Within forty-eight hours Art and I will be on a (gulp) plane bound for Connecticut. I am doing what I always do – vowing that I will not wait until the last minute to pack. Mentally taking stock of what we’ll need, and realizing that no matter what I take or don’t take, it will be wrong.

To begin with, Art does not believe in checking baggage. He doesn’t like the wait at the end of the trip for luggage that may or may not be coming down the ramp. So, we are one of those couples who have maxed out our carry-on allowance. Art carries his computer (of course), and I carry my purse (of course). That’s the end of our “personal items”. Then we each have one of those little rolling suitcases. Mine is the one that has the bum wheel – like one of those carts at the supermarket that doesn’t quite work.

Now for Art, packing is a relatively simple matter, since he refuses to wear anything but his “uniform”. His “uniform” consists of the following: a pair of jeans, a t-shirt with a pocket (has to have a pocket for his glasses), and an over shirt (with a pocket for the same reason as the T-shirt) with long sleeves. So if I pack him a week’s worth of underwear and socks, one pair of jeans (as an alternative to the ones he wears on the plane), one sweater (he only wears Shetland wool crewnecks in traditional colors) and his toothbrush, we’ve pretty much got him covered.

I’m a different story. After all, I am a woman. I have tried to emulate Art’s simplicity of dress, but I can’t quite pull it off. I look hideous in T-shirts. I get tired of jeans. And man-tailored shirts look less and less attractive to me. So I have cardigans and turtlenecks and boat necks and Peter Pan collars and mandarin collars and shrink tops and big tops and blue jeans and black jeans and black slacks and brown slacks and cords and denims and . . . As Joni Mitchell once said, “ . . .the crazies you get from too much choice”.

Once I got so caught up in deciding what to wear that I completely forgot to pack socks. For a woman who wears trousers all the time, forgetting socks is about as bad as forgetting underwear. (I have done that, too).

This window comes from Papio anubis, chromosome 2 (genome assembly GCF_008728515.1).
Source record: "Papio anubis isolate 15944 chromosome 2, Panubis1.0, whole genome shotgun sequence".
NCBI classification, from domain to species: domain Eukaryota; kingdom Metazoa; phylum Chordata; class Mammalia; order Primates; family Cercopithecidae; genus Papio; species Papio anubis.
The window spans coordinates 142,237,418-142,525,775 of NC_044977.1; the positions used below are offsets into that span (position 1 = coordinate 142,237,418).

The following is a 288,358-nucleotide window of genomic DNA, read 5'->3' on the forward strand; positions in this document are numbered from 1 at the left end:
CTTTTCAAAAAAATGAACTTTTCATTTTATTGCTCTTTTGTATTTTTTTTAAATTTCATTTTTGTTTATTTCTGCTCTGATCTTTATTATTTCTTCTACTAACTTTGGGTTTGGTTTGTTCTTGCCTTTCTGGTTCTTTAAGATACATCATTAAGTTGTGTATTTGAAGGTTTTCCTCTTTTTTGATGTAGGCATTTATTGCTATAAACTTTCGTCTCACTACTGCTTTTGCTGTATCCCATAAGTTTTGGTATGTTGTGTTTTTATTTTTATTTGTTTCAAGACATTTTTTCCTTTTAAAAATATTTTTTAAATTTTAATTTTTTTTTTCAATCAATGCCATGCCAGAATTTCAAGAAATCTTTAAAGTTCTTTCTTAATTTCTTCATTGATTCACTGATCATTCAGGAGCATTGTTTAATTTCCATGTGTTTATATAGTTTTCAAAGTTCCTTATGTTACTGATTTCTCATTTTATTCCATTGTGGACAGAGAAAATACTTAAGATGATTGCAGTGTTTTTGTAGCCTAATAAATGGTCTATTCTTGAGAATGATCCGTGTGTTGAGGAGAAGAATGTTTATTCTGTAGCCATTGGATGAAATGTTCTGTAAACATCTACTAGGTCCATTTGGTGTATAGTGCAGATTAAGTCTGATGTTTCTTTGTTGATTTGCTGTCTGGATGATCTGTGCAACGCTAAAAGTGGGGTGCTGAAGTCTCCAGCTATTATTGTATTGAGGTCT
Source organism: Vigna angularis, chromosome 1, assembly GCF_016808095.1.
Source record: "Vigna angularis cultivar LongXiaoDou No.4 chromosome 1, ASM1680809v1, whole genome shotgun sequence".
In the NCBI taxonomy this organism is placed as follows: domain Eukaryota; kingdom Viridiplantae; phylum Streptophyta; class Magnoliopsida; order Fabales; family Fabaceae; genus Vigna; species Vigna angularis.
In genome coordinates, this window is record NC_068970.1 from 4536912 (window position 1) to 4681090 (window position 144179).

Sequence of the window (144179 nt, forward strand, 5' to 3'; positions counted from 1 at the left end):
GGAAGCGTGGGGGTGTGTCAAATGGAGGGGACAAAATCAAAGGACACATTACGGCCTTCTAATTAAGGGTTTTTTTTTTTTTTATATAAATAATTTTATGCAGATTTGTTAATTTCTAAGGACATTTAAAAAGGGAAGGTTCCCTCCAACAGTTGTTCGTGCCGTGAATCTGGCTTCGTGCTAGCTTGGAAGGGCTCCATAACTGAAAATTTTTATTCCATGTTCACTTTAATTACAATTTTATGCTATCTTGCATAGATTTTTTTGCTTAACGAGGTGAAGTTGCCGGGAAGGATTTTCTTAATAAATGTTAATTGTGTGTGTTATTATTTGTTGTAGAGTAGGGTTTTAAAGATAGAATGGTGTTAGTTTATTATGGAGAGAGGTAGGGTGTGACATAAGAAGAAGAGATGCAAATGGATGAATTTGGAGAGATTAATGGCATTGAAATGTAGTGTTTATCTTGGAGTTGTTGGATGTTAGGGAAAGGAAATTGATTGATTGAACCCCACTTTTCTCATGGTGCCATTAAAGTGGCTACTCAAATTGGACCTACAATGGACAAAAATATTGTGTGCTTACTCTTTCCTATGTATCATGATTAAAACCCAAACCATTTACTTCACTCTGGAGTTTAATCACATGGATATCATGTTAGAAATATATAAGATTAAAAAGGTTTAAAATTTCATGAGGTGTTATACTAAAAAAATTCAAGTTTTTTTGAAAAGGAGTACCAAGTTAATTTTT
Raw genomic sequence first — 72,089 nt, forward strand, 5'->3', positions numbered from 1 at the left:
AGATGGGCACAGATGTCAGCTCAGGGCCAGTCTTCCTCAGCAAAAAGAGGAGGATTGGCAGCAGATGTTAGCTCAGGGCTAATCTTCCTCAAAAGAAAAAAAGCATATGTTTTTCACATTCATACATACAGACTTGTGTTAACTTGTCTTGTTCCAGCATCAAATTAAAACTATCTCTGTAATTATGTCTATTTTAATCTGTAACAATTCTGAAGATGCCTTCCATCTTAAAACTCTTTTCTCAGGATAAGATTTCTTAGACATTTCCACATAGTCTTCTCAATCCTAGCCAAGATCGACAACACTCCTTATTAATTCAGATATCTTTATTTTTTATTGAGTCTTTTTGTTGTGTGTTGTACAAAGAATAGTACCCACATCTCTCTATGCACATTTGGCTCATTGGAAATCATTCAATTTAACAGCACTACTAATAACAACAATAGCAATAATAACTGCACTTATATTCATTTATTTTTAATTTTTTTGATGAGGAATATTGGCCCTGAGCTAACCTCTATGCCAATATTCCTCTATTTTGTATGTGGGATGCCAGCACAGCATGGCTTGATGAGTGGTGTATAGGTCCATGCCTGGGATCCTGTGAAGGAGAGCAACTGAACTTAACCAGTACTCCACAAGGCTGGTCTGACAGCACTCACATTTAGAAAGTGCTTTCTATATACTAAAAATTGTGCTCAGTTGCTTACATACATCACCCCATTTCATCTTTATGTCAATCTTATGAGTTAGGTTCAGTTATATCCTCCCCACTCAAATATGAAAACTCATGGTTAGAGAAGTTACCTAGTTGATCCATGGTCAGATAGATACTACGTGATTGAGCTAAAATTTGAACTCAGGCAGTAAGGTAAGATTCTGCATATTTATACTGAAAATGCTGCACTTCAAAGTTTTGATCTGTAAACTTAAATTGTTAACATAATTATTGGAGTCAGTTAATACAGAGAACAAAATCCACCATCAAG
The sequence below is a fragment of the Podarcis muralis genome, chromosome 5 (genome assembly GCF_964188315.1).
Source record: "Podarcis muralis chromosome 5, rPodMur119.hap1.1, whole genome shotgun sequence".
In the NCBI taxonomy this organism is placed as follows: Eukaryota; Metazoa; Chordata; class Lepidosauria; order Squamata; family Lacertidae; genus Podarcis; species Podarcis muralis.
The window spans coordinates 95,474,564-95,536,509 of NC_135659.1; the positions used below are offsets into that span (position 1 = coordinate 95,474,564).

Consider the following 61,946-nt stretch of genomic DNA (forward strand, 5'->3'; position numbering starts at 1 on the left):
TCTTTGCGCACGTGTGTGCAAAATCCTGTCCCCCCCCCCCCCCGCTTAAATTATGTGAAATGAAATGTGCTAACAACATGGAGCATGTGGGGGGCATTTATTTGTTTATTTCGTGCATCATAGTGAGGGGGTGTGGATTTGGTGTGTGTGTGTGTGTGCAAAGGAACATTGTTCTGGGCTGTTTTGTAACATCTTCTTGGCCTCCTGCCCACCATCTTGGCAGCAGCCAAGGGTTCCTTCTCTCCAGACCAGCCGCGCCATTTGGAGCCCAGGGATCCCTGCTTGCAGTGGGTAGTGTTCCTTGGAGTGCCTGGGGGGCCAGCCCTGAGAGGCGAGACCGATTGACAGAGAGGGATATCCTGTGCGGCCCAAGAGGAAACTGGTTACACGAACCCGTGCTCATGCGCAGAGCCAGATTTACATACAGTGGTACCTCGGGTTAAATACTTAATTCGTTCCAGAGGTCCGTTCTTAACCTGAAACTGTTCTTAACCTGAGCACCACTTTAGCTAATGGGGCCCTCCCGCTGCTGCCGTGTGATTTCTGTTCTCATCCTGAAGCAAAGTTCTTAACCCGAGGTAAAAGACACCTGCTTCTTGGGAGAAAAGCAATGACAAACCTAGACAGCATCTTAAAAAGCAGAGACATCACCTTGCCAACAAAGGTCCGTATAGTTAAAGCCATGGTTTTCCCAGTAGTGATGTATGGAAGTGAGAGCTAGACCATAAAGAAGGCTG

Also – I keep trying to push this question out of my already-crowded mind: What are we going to do with our great big winter coats once we get on the plane? I think wearing them all the way to Connecticut may be our only option!

Furthermore, when you’re traveling, your purse becomes a small suitcase. More than likely, Art will hand me various and sundry items like his wallet, his keys, his glasses, and his sunglasses, and he will entreat me to keep them for him. So they go into the purse. Then I always have to carry my address book when we travel (even though Art swears all those numbers are in his computer). Then, of course, there is make-up. But when I travel, I take more with me (I don’t know why – I never use it). Then there are my “comfort” items: I must have the following: chewing gum, nasal spray, bottled water, Kleenex, Ear Planes, headset, my little white pills to keep me from panicking, and my reading material and knitting. (Yes, they let you carry knitting needles on the plane. If anyone tries to highjack us, I will be the best-armed passenger in this side of the Mississippi. I can just imagine the scene: “Alright, fella. I’ve got a pair of Number 10s here and I’m not afraid to use them”! All in all – I don’t know how I’m going to stuff my purse with all that junk.

Complicating matters is the fact that we have just gotten ourselves a little condo in Connecticut so that we will have, not only a place to stay when we visit Art’s family, but (and this is crucial) so that we won’t have to schlep everything we own across the country every time we travel. The only trouble is, we don’t have a comprehensive list of what’s there, so we both have to scratch our heads and ask each other questions like, “Do you remember if I left a brown jacket in Connecticut”? Chances are, I did. Chances are, I’ll still pack another jacket “just in case”. If I don’t pack it, then I didn’t leave the jacket there after all. That much is guaranteed.

So. It’s Wednesday morning. By this time Friday morning we’ll be somewhere over the Mojave Desert – too late to turn back for the forgotten shampoo. But as my very wise grandmother used to always say, “It’s not like you’re going to the vilderness”! That’s why God invented 24-hour drug stores.

© 2004, Robin Munson

 Category: Humor

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